The one strange thing about the night was that once Crystal Desert’s set was over, people seemed to evaporate. Which was unfortunate, because Battleme put on an exceptional performance, and it was one that people will most likely not see again. Frontman Matt Drenik had broken his guitar the night before while playing in Seattle, so he was left simply manning the mic. This resulted in a completely different experience for concertgoers. Those who’ve seen Battleme previously, are probably familiar with how frenetic Drenik is on stage with his guitar. Being freed of that instrument brought his showmanship to epic levels as he commanded the stage. He jumped, danced, grooved, and swung his mic relentlessly, all with an insane amount of swagger. Those that stayed behind for Battleme had quite a treat. They were serenaded. They shared conversation with the band. The whole thing was sort of crazy in a wonderful way. Lead guitarist JJ Eliot played like a veteran guitar god; heck, all of the band members played all out, sounding at times like live MC5 or Stooges. There was definitely a sense of disappointment at the less than stellar attendance, but Battleme funneled this into pure rock energy and gave back one hundredfold to those present. Pick up a copy of their new album, Habitual Love Songs to catch an inkling of what it was like. But honestly, you had to be there. And lucky you if you were." - Seattle Music Insider

"The Grizzled Mighty, Battleme headline at The Cannery"

"The Everett Music Initiative did it again with an incredible lineup at The Cannery last Friday night. It was the first of two nights operating under the moniker The Feast, and night one rocked.

Local band Crystal Desert may be fresh-faced, but they played expertly, with a sound that benefited from guitarist/vocalist Ryan’s ragged-sounding vocal and punk-grunge riffs. Born of Ghosts followed. With each performance this band seems to grow tighter and more epic sounding. Jonathan Schmidt’s guitar playing was a particular standout on this set, which ended with the usual “Joyful Noise” and requisite yacht captain antics." - Seattle Music Insider

"Crystal Desert sears and burns"

Crystal Desert’s dark-ass, garage-goth punk is what we’ve all been needing for a good long while. Ryan Alexander’s bleak worldview is a painful yet rewarding shot in the arm for what ails us in an ailing world: life sucks, so let’s give life the finger. The delivery system for this is swift and punishing: Alexander twists and flails, twining his fingers up through his unruly mop to expose his gaze on the crowd before ejecting a scream into the mic and falling away again. Drummer Joshua Ihler is a shirtless head of hair that delivers his hits relentlessly and with force. Meanwhile, Smith acts as Alexander’s foil, pushing when the other pulls, and yelling into the mic when the other is caught in rock throes.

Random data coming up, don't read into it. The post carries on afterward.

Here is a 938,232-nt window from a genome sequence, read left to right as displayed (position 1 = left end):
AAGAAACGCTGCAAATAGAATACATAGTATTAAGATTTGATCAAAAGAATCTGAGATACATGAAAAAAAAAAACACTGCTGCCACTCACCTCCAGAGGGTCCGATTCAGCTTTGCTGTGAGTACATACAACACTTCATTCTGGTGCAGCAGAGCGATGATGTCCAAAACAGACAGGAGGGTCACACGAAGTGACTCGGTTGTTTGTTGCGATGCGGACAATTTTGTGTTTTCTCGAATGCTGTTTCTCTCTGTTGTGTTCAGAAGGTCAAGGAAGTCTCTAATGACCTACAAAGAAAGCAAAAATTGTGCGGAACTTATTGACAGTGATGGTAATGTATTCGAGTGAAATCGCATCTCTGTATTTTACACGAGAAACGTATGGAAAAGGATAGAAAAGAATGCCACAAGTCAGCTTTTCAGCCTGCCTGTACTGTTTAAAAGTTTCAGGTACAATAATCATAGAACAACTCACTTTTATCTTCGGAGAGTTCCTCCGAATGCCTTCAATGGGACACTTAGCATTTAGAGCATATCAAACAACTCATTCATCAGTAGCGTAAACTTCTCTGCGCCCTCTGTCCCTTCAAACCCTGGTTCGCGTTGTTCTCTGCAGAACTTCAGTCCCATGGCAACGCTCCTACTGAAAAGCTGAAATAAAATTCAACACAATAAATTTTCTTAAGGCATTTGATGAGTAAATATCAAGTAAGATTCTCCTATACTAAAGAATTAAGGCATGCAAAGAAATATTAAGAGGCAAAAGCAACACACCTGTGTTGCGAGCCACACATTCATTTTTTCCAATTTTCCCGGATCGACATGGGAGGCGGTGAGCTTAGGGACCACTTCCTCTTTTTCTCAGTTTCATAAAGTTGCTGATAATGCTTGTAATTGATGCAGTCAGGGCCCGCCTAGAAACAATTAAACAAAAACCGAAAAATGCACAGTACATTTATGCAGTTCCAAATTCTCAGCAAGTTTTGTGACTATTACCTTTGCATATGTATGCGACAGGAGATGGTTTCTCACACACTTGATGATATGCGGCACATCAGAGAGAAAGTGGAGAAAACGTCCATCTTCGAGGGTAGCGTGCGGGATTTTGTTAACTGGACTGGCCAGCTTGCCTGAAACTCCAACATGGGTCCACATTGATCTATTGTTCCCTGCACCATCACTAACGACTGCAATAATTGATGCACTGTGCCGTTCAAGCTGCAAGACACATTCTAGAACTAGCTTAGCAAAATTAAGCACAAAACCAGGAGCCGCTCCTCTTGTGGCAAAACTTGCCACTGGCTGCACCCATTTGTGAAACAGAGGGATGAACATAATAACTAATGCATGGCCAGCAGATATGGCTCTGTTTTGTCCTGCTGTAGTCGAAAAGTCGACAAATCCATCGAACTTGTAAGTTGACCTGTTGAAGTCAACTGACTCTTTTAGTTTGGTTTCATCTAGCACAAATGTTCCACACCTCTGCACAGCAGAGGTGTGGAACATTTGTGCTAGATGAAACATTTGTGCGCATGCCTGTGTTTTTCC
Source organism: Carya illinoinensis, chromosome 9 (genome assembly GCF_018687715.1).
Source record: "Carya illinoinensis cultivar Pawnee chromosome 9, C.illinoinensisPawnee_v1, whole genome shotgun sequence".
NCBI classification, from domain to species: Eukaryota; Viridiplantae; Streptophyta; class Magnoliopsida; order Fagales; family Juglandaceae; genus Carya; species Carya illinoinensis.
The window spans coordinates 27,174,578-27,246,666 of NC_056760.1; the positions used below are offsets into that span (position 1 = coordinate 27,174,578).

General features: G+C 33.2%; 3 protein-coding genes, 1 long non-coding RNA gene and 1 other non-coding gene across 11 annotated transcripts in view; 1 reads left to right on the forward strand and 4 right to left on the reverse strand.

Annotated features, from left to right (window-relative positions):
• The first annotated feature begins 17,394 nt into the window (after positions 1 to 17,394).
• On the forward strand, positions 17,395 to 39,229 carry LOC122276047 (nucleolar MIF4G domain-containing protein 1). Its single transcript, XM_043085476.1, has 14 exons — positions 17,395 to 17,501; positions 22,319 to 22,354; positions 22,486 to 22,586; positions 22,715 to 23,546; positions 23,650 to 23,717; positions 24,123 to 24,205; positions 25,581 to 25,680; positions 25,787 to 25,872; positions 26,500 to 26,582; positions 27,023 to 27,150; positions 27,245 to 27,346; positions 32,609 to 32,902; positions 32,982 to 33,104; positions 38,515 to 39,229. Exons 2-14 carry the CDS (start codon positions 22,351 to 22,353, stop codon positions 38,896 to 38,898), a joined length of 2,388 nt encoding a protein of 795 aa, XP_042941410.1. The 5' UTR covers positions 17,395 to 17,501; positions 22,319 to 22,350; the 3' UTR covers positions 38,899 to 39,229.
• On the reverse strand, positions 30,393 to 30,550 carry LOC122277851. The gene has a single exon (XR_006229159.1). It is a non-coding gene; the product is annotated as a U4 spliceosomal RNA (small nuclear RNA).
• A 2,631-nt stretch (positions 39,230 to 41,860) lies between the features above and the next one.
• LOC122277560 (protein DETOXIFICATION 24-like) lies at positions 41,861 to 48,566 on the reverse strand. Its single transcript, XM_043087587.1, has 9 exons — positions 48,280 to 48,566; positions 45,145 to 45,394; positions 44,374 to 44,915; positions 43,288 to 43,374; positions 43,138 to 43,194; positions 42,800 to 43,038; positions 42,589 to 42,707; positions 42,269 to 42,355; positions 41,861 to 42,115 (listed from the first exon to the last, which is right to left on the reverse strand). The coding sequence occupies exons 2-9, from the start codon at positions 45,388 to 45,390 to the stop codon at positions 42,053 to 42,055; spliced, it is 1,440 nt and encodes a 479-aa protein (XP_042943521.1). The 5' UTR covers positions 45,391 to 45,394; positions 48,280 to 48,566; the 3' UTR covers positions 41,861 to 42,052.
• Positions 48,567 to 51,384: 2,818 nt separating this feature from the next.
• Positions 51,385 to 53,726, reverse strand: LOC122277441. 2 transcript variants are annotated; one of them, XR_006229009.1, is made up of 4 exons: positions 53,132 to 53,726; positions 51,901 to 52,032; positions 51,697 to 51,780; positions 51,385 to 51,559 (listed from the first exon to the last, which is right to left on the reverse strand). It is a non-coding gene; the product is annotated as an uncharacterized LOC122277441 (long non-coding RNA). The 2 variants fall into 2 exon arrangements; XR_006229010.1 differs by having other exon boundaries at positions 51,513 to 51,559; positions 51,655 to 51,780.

There were hints of this band’s merit a year ago, but it took the addition of Smith to turn Crystal Desert into what it is today, and it’s fucking glorious. Their cover of The Wipers’ “No Fair” was released just last week, and their live version was raw and full of energy. The closer, “Sick Of Living,” contained another sliver of Smith’s wit as he dove into the famous bass solo from Fleetwood Mac’s “The Chain” before laying down his usual solo for the song (which is just as catchy, btw). - Seattle Music Insider


(Translated from German)
"Today I give myself time the latest work of Americans of Crystal Destert to heart. Black Summer 1 is the tape, which is decorated with two songs.

Are more singles the band will be published over the summer 2016 and one may certainly be curious about what there still may bring as the other works. Cool concept definitely!

"Monolithica" is the first song, which is just under 6 minutes. Sound samples sound a bit after syfi Film Music initiate the cassette. Thereupon are guitars that are very heavy post-rock and even quietly held drum, inserted. In this behavioral-melodic level, the band remains first. The singer sings and the music gets a very psychedelic character. Then silence. Now, the band decides to insert a slightly higher gear. This is, however, quickly not intercepted. However, everything harmonizes very well with each other, a mixture of Stoner, Psych rock and post rock opens up the audience. But in the last two minutes of the song takes again to ride on, from the song is shouting and the instruments are making a gloomy way through the passable sound wall that has arisen up to this point.

"Nightmare" is at first very Desert Rock moderately over. The singer's voice is then rather modest and somewhat dahingerotzt, but this fits very well in the image of the band. From minute 1:50 of the song is again more slowly, it is the singer screaming vocals. The last-minute alternate slow gloomy, and Rockige Part.

The title of the first single fits definitely a grim mixture of Psychodelic / Stoner / Post Rock and Desert Rock perhaps a good portion of gauze. Who can do with these genres something should give the Americans time attention, it's worth it in any case! - Trvefrykt Zine


What Is Crystal Desert? - EP
February 2016
Four Corners: A Split
June 2016

September 2016



     Crystal Desert is an alternative garage rock trio whose elaborate songwriting and manic live performances bring their moody post-punk sounds into new artistic territory.

     Christian Smith’s hostile and distorted bass tone (think Slint and Shellac era post-punk) serves as a counterpoint to guitarist/vocalist Ryan Alexander’s tripped-out and moody britpop-meets-Nirvana sounds. Paired with drummer Josh Ihler’s more bright and contemporary style, this trio embraces their complex profile through a more experimental songwriting process.

     Originally from Everett, WA, the band has made efforts throughout 2016 to bring their “evil psych rock” aesthetic to the whole Pacific Northwest with an abundance of live shows and recording projects. In 2016 they released an EP “What Is Crystal Desert?”, a Seattle compilation “Four Corners: A Split” with a coinciding tour, and a series of dark and garagey singles “Crystal Desert Presents: BLACK SUMMER.” They are played on 1077 The End and 90.7 KSER and were recently featured in a KEXP’s Audioasis Presents show with Fauna Shade.

Band Members